The author seems to be using the recent trend of the unknown character to achieve his objectives in this story. Similar to other forms of literature in which dystopia is common, the author equally refers to himself without name. The niche of having characters without names can be compared among various authors as they aim to get their message out with minimal referral to the specificity of the character in question, namely by removing their names. Nonetheless, this is a prominent feature in attaining the true gist of an allegory in a story. Research has shown that the namelessness being used for characters exemplifies projections and identifications rather than actual character names. Considering the example of Sleeping Beauty, ones mind immediately jumps to the idea of a beautiful girl who is sleeping. This expectation is straightway met when the story describes a girl who was enchanted into a sleep that could only be disengaged by true loves kiss. The author, therefore, successfully imprinted the reader in the story using the description I. Every time the reader sees the unknown narrator speak, they can easily see themselves being spoken to while reading the story. Furthermore, every time the narrator speaks to the coyote god, the reader might as well be communicating their needs to the trickster.

Yet another instrument that the unknown narrator makes use of in the story is the setting that is outside of time (Sachs). The author is engaging the reader in a realm where people can change sexes, coyotes can speak and unnamed characters are acting as intermediaries. Additionally, the unknown narrator is getting stories from four different women about the same time, yet from different perspectives. This creates a fictional environment, where one can easily say that time is non-existent. The use of the unknown narrator effectively cuts out the aspect of time from the story. Consider Philip Claudels The Investigator. In this story, the main character is the investigator. This depicts an unknown character whose name is his description rather than an actual name. In different stories, authors will invoke this to give the audience a feeling that they are in folklore rather than a realistic story. With the presence of the women characters in the story such as the Changing woman, the First Woman and the Old Woman among others, this mystery gives the reader the feeling of reading folklore effectively taking away the time aspect. More so, the author uses the pronoun I to get the story of all four women from different historical times based on their descriptions. Again, this gives the audience a feeling of transcendence over time in their attempt to get the correct story from all four women.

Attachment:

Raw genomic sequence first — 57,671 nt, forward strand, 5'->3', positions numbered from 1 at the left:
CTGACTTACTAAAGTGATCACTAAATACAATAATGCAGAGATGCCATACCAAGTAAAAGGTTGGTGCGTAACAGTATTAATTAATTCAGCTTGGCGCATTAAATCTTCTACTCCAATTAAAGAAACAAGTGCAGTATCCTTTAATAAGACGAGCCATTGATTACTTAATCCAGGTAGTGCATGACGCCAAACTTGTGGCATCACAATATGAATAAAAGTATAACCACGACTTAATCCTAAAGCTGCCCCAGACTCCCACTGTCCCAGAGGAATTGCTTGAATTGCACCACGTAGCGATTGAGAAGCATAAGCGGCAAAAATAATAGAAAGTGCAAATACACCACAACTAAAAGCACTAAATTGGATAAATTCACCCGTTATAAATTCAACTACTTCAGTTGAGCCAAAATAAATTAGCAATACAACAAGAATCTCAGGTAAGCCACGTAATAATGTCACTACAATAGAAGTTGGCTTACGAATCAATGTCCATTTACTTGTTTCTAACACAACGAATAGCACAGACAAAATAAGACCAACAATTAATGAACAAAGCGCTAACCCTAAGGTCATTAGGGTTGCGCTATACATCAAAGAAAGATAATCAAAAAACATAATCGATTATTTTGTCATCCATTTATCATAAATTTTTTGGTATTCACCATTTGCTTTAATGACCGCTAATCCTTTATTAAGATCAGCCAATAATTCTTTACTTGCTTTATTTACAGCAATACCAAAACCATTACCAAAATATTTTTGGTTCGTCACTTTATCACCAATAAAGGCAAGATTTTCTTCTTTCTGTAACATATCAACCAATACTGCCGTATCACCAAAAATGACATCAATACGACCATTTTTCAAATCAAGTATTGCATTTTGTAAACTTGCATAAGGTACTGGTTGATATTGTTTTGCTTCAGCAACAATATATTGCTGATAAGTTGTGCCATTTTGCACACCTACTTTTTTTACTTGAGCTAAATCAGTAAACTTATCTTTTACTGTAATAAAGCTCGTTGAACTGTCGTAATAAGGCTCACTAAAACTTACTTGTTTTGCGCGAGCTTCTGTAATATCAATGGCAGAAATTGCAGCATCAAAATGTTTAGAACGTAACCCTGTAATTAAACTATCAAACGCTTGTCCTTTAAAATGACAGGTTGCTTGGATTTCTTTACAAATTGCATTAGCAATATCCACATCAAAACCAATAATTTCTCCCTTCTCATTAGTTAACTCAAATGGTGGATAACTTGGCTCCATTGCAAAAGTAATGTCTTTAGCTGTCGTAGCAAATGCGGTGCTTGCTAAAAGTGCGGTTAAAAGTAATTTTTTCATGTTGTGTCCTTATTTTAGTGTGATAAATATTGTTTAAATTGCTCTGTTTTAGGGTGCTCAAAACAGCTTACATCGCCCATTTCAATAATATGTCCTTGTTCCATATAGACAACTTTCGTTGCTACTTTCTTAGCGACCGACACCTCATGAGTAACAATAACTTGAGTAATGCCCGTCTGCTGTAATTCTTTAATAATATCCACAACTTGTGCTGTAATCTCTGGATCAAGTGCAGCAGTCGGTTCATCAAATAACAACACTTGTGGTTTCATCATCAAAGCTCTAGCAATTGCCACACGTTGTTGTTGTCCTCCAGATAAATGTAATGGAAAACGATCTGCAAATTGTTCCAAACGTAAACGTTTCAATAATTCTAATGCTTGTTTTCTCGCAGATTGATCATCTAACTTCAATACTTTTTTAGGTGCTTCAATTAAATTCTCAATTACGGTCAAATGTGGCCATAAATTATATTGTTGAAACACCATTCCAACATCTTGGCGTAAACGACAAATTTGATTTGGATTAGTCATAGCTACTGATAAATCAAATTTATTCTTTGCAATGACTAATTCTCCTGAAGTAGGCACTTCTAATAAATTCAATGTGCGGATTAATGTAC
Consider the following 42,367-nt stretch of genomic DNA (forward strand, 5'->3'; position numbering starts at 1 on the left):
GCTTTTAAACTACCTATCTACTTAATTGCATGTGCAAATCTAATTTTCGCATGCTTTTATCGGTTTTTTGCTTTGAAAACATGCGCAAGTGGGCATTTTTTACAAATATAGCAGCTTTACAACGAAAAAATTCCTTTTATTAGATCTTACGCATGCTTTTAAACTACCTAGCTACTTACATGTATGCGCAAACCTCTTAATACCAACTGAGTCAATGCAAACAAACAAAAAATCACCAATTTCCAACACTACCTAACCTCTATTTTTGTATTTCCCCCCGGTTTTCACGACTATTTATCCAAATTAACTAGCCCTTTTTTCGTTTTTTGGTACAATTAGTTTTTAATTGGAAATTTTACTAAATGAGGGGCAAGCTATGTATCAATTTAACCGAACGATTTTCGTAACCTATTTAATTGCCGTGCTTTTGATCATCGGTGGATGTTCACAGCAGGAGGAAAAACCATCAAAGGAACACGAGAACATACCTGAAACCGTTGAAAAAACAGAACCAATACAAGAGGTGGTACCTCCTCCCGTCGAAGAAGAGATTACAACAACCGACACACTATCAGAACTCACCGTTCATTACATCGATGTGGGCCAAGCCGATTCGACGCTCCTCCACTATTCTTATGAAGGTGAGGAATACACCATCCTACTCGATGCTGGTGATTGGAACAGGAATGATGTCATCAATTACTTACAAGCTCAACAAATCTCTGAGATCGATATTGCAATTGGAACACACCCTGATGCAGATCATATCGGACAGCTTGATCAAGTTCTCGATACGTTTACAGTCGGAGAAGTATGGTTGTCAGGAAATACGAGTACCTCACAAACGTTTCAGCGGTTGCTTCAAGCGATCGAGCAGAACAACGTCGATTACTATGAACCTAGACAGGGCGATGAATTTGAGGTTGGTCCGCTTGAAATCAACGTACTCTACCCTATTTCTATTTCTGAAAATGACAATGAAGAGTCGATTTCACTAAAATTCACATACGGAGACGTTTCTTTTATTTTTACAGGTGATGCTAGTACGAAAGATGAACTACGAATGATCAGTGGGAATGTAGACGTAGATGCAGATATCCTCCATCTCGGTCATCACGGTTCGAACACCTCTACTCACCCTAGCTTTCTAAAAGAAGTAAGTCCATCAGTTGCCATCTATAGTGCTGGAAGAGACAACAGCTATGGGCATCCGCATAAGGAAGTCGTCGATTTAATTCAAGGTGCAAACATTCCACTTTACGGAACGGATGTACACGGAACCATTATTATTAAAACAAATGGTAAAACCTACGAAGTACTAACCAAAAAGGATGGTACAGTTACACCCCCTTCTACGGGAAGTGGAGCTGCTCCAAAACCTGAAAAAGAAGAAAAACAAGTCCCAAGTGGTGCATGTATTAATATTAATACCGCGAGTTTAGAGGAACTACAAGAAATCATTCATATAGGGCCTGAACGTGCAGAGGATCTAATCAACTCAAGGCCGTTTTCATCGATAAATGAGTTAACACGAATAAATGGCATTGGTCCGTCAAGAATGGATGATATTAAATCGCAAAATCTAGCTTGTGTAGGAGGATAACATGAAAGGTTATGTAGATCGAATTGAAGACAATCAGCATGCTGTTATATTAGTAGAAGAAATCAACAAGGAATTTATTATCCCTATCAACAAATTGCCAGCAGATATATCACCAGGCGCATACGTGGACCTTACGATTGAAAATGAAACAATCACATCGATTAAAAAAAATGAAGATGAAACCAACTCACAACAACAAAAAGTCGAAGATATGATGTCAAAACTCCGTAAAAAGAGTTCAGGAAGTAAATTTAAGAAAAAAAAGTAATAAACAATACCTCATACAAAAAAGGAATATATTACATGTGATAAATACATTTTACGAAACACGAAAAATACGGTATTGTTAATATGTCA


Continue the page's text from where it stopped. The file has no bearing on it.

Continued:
In final consideration of the object of the unknown author, maintaining a state of quantum is necessary where authorial intrusion is achieved through the use of an unknown narrator. This style is quite common among writers with various other works using the same model to achieve some form of balanced authorial intrusion. Every Day is for the Thief, for example, sees the author engage the audience as an unknown narrator who seems to be aloof from the entire story. In 10.04, again the author seems to be telling the story albeit from a point of view that is objective and non-intrusive to the storytelling that is happening. Similarly, one can find that the author in the case of Green Grass is dealing with a delicate issue in Canadian politics, yet needs to be aloof from the participation of political agendas within his writing. As a result, the unknown narrator becomes the most suitable vehicle for disseminating his story without seeming to have some subjective view towards it. Moreover, the author ensures that he can use to pronoun I in his story so that any inferences and conclusions that are drawn can be seen to be coming from the readers perspective. As discussed earlier, the author intended to engage the reader. Possibly, this could also be done to engage critical thinking and analysis from the reader and identification of the issues that the author intends to put out (Xin-yan). The unknown author seeks anonymity in the dissemination of issues, allowing the reader to get into the shoes of the listener and judge for themselves why they think that it is important to decide the issues in a particular way.

The quantum also enables the author to stay within the confines of a fictional story as well as engage the reader to identify the story as a memoir of actual events. If the question of who the narrator is becomes open-ended, one can infer as to the nature of the work at any part of the reading. In Green Grass, for example, some parts can be interpreted as fable while others can be seen as actual events requiring attention. The life events of the four women exemplify the place of reality within the stories, while the creation stories all seem to symbolically infer to different things. However, other parts like the materialization of dreams seem far from reality and are best left for mythical parts of the story.

In conclusion then, it becomes necessary to consider all the aspects of the use of the unknown narrator with utmost critical approaches. The method has been used to create various impressions for both author and reader. For the author, there was need to engage the audience, maintain some balance in the dissemination and interpretation of issues as well as give room for independent analyses by the reader. The reader, on the other hand, needs the unknown narrator aspect as a form of invitation to consider pertinent issues raised by the author as well as adjudge native peoples issues, especially in Canada.

Works Cited

Ryan, M. L. "The pragmatics of personal and impersonal fiction." Poetics, 10(6) (1981): 517-539.

Sachs, Sam. The Rise of the Nameless Narrator. 2015. <http://www.newyorker.com/books/page-turner/the-rise-of-the-nameless-narrator>.

Xin-yan, Z. H. A. N. G. "Zweig's" Letter from an Unknown Woman" and the Movie with the Same Name in China." Journal of Xinjiang Vocational U...